Well, you did take advantage of a drunken sailor.

Tomb Raider (2018)
(SPOILERS) There's evidently an appetite out there for a decent Tomb Raider movie, given that the lousy 2001 incarnation was successful enough to spawn a (lousy) sequel, and that this lousier reboot, scarcely conceivably, may have attracted enough bums on seats to do likewise. If we're going to distinguish between order of demerits, we could characterise the Angelina Jolie movies as both pretty bad; Tomb Raider, in contrast, is unforgivably tedious.

If you want to have a staring contest with me, you will lose.

Phantom Thread (2017)
(SPOILERS) Perhaps surprisingly not the lowest grossing of last year's Best Picture Oscar nominees (that was Call Me by Your Name) but certainly the one with the least buzz as a genuine contender, subjected as Phantom Thread was to a range of views from masterpiece (the critics) to drudge (a fair selection of general viewers). The mixed reaction wasn’t so very far from Paul Thomas Anderson's earlier The Master, and one suspects the nomination was more to do with the golden glow of Daniel Day-Lewis in his first role in half a decade (and last ever, if he's to be believed) than mass Academy rapture with the picture. Which is ironic, as the relatively unknown Vicky Krieps steals the film from under him.

My name is Dr. King Schultz, this is my valet, Django, and these are our horses, Fritz, and Tony.

This is it. This is the moment of my death.

Fearless (1993)
Hollywood tends to make a hash of any exploration of existential or spiritual themes. The urge towards the simplistic, the treacly or the mawkishly uplifting, without appropriate filtering or insight, usually overpowers even the best intentions. Rarely, a movie comes along that makes good on its potential and then, more than likely, it gets completely ignored. Such a fate befell Fearless, Peter Weir’s plane crash survivor-angst film, despite roundly positive critical notices. For some reason audiences were willing to see a rubgy team turn cannibal in Alive, but this was a turn-off? Yet invariably anyone who has seen Fearless speaks of it in glowing terms, and rightly so.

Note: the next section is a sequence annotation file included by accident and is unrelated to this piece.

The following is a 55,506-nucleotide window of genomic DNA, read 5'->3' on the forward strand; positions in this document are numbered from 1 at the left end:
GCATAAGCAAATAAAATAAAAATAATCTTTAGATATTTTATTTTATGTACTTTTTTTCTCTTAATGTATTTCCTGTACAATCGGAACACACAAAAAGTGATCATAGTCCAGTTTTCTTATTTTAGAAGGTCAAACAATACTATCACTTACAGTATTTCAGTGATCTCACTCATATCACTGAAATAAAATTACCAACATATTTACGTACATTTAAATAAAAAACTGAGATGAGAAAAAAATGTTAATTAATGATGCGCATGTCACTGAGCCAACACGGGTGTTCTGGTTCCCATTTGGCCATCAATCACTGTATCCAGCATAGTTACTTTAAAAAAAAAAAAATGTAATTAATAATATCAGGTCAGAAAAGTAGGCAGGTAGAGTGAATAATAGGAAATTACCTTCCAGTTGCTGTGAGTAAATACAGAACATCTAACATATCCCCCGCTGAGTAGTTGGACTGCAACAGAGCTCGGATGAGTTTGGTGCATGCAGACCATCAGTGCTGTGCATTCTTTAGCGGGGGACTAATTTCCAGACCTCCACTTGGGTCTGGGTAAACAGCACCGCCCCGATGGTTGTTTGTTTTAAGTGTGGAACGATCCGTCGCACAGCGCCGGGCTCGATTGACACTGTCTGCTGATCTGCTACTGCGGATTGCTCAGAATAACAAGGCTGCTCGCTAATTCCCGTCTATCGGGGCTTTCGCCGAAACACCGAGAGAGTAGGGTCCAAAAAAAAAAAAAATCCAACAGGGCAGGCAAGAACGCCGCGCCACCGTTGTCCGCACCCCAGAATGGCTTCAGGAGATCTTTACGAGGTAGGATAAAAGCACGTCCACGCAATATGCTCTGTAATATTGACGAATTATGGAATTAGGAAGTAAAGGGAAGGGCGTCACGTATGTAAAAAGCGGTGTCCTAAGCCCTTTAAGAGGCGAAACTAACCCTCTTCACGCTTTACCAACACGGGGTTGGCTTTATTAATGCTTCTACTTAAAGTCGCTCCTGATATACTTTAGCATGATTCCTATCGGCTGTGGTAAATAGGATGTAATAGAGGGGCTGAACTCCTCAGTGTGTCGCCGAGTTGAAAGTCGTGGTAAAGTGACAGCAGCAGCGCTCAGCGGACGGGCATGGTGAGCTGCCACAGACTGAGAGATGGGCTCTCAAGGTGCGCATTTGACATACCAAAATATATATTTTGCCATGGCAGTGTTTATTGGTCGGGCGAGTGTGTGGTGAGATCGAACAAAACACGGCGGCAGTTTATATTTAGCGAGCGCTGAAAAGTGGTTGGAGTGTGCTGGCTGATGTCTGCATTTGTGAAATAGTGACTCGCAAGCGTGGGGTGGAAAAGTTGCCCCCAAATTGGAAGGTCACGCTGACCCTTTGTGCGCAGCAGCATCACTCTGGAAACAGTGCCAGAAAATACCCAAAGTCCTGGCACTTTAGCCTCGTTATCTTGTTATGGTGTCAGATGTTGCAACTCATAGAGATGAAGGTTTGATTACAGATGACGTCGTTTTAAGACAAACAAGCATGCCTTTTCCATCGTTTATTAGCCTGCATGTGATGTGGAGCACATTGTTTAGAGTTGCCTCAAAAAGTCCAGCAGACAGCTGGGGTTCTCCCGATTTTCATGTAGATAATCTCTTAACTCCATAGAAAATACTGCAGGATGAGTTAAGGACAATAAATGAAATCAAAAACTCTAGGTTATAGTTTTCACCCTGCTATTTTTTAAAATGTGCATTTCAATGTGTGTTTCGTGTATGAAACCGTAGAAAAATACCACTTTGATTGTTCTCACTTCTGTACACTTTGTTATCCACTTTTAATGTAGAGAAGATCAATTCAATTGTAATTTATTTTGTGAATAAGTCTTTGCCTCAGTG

Weir’s pictures are often thematically rich, more anchored by narrative than those of, say, Terrence Malick but similarly preoccupied with big ideas and their expression. He has a rare grasp of poetry, symbolism and the mythic. Weir also displays an acute grasp of the subjective mind-set, and possesses …

He mobilised the English language and sent it into battle.

Darkest Hour (2017)
(SPOILERS) Watching Joe Wright’s return to the rarefied plane of prestige – and heritage to boot – filmmaking following the execrable folly of the panned Pan, I was struck by the difference an engaged director, one who cares about his characters, makes to material. Only last week, Ridley Scott’s serviceable All the Money in the World made for a pointed illustration of strong material in the hands of someone with no such investment, unless they’re androids. Wright’s dedication to a relatable Winston Churchill ensures that, for the first hour-plus, Darkest Hour is a first-rate affair, a piece of myth-making that barely puts a foot wrong. It has that much in common with Wright’s earlier Word War II tale, Atonement. But then, like Atonement, it comes unstuck.